The Habits That Can Help You Live Longer
A conversation with Longevity Innovator and Nobel winner Elizabeth Blackburn
(Advances in science and public health are increasing longevity and enhancing the quality of life for people around the world. In this series of interviews with the Milken Institute Center for the Future of Aging, 14 visionaries are revealing exciting trends and insights regarding healthy longevity, sharing their vision for a better future. The Longevity Innovators interviews highlight new discoveries in biomedical and psychosocial science, as well as strategies to promote prevention and wellness for older adults. This is the seventh in the series.)
Elizabeth Blackburn, president emerita of the Salk Institute for Biological Studies, is one of only 12 women to have won a Nobel Prize in physiology or medicine. She was honored for her co-discovery of telomerase, the enzyme that replenishes the telomere, an area of the chromosome related to the process of aging. In this interview with the Milken Institute Center for the Future of Aging, Blackburn —the Next Avenue Influencer of the Year in 2017 — emphasizes the importance of maintaining healthy habits, why telomeres are essential for healthier lives and how stress can be a positive experience.
Milken Institute Center for the Future of Aging: Can you explain what a telomere is and its role in our living longer, healthier lives?
Elizabeth Blackburn: Telomeres are like the protective caps on the ends of shoelaces. They prevent the ends of a shoelace — a metaphor for a chromosome — from fraying, which chromosomes often do as cells divide. Telomeres absorb the wear and tear themselves, and so each time the cell divides, these telomeres often become a little shorter. When they get too short, they signal the cell to die.
Now, we know that telomeres dynamically protect chromosome ends, so our genes stay intact and our cells continue to work well. We have come to understand that if that protection is compromised, it prevents our cells from thriving and growing properly. Unless replenished — by a special molecular mechanism called telomerase that we also discovered in my lab — the tendency of telomeres in humans is to become compromised over time.
Indeed, in humans, telomeres wear down with age and through many other influences. More and more, we understand the nuances of the balance between these opposing forces of telomere attrition and replenishment. The balance — or lack of it — affects cellular health and the entire body’s propensity for various diseases that increasingly plague humans as we age.
What’s the function of telomerase? How is it linked to healthy living?
Telomerase is the enzyme that replenishes telomeres. In humans, we now know that a proper “Goldilocks” balance of telomerase is needed. Too much telomerase action in some of our cells can tip the balance over into real risks for cancers.
So, it is imperative not to be tempted to stray into misguided over-use of, for example, unproven substances that claim to increase telomere maintenance. In contrast, we have learned — by directly studying humans — what works safely for telomere maintenance.
Luckily, there is a great deal that we individually and as a society can do to improve telomere health safely: getting enough sleep and exercise, finding and learning ways to cope with chronic psychological stressors, Mediterranean-diet-type eating habits, various forms of social improvements, unpolluted environments — they all add up.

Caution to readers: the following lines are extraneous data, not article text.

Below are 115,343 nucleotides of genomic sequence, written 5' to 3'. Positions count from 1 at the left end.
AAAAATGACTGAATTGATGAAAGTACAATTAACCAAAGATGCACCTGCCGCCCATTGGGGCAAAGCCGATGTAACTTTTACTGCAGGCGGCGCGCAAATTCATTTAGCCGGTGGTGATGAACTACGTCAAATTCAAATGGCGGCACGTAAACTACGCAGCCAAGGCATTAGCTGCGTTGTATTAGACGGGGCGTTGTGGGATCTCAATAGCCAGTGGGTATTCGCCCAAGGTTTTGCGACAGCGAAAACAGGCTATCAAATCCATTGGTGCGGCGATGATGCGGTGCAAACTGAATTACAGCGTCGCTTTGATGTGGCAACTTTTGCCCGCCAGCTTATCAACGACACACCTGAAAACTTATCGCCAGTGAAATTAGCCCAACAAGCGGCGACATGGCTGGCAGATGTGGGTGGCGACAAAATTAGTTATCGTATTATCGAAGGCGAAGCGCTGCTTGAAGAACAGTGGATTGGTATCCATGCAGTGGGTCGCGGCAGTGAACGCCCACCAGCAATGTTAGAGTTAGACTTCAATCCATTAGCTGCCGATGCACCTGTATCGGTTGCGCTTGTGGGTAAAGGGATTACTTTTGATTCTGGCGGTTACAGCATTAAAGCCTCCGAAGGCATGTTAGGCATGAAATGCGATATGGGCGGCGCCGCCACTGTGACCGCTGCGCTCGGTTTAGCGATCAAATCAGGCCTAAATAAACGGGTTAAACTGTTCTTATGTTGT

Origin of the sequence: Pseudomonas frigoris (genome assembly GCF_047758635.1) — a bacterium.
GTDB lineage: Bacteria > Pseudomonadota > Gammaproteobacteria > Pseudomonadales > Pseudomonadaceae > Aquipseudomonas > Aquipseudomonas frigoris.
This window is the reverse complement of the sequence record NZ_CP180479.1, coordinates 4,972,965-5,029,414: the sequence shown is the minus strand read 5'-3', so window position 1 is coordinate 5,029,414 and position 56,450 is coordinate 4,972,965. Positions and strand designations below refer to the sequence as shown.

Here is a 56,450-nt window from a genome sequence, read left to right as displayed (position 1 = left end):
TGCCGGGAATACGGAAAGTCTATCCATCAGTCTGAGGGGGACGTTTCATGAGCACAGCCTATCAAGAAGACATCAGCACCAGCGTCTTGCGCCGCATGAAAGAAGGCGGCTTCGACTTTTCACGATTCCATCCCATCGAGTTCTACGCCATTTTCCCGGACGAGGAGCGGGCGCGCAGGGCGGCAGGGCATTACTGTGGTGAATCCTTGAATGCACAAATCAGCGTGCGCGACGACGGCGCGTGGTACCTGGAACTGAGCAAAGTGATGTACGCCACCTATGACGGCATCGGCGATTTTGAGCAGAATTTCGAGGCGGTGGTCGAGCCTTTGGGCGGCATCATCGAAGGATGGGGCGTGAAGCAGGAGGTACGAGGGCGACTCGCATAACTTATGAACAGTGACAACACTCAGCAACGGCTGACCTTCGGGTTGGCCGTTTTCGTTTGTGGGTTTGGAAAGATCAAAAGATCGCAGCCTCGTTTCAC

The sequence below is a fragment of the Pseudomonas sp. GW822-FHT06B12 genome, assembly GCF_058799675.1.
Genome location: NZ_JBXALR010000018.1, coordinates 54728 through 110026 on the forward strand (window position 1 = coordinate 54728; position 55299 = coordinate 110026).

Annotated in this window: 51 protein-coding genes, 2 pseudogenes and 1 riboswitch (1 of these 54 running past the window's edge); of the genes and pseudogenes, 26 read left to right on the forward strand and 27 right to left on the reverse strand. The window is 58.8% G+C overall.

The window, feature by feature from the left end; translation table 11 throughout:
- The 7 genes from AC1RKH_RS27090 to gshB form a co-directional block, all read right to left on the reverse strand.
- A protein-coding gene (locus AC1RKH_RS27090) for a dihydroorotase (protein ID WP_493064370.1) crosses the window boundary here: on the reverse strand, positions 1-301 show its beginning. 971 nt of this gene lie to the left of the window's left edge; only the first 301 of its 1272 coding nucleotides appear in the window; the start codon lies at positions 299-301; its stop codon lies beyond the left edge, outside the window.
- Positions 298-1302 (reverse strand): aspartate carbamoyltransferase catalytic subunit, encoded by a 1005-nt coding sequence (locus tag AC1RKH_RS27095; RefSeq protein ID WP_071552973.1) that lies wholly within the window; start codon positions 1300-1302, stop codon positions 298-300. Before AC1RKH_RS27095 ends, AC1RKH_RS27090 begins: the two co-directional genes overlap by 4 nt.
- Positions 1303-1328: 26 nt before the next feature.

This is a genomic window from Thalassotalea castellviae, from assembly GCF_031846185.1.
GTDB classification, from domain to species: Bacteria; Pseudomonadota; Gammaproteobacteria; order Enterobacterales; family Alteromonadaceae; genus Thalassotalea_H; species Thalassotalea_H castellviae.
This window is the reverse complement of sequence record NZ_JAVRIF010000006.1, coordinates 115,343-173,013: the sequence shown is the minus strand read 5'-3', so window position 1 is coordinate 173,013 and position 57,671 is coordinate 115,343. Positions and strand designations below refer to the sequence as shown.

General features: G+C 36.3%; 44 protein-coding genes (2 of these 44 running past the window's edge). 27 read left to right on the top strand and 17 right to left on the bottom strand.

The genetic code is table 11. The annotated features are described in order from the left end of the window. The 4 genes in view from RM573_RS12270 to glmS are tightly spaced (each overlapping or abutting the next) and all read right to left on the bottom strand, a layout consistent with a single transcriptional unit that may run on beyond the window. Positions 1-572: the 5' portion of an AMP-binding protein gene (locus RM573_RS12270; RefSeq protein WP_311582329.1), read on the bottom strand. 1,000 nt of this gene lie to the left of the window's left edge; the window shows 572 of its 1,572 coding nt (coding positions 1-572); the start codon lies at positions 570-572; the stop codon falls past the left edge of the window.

These good influences on telomere maintenance are things that are actionable right now and do not increase cancer risks.
How can we make disease prevention a priority?
We can use our ever-increasing knowledge about the biology that underlies the slow development of these diseases — prominently, heart disease, diabetes, cancers, neurodegeneration and depression. Such diseases and conditions do not happen overnight, immediately before they are clinically diagnosed. Rather, they can take months and usually years to develop and manifest.
Thus, there are many points at which their progression can be potentially intercepted or even reversed. We can use the knowledge we have about aspects of disease biology — such as the contributions made by telomere attrition in our cells (which is only one part of the whole story) — to decide what will actually improve health and mitigate disease risks.
As an example, measuring how well telomere function is maintained can provide one objective way of assessing the effectiveness of what we can do in our lives to promote health and determine which societal policies have health impacts and which clinical and pharmacological interventions work best.
Since behavior change is hard, how can we get people, even in small doses, to see the importance of not ignoring healthy habits?
Sometimes, having an understanding of what goes on in our bodies can help.
People have repeatedly mentioned to me and other researchers that having a mental image of their telomeres wearing down actually helps them to be motivated to adopt or keep up healthier actions. (I know this is true for me, personally!) This is a fruitful area to explore for developing optimal strategies that help people expand their health-giving habits.
How can stress be seen as a positive challenge? Can you explain?
My colleague and co-author of our book, Elissa Epel, explains this research in the book.
Essentially, it means when you think: “I can take this on.” It means you can learn to get yourself into the habit of reframing your responses to stressful things as challenges, rather than as simply threats over which you will have no control.
It is not denying or minimizing the reality of the stresses, but presenting them to yourself in a different way, so that you can respond in ways that, interestingly, have been associated with better telomere maintenance (among other benefits).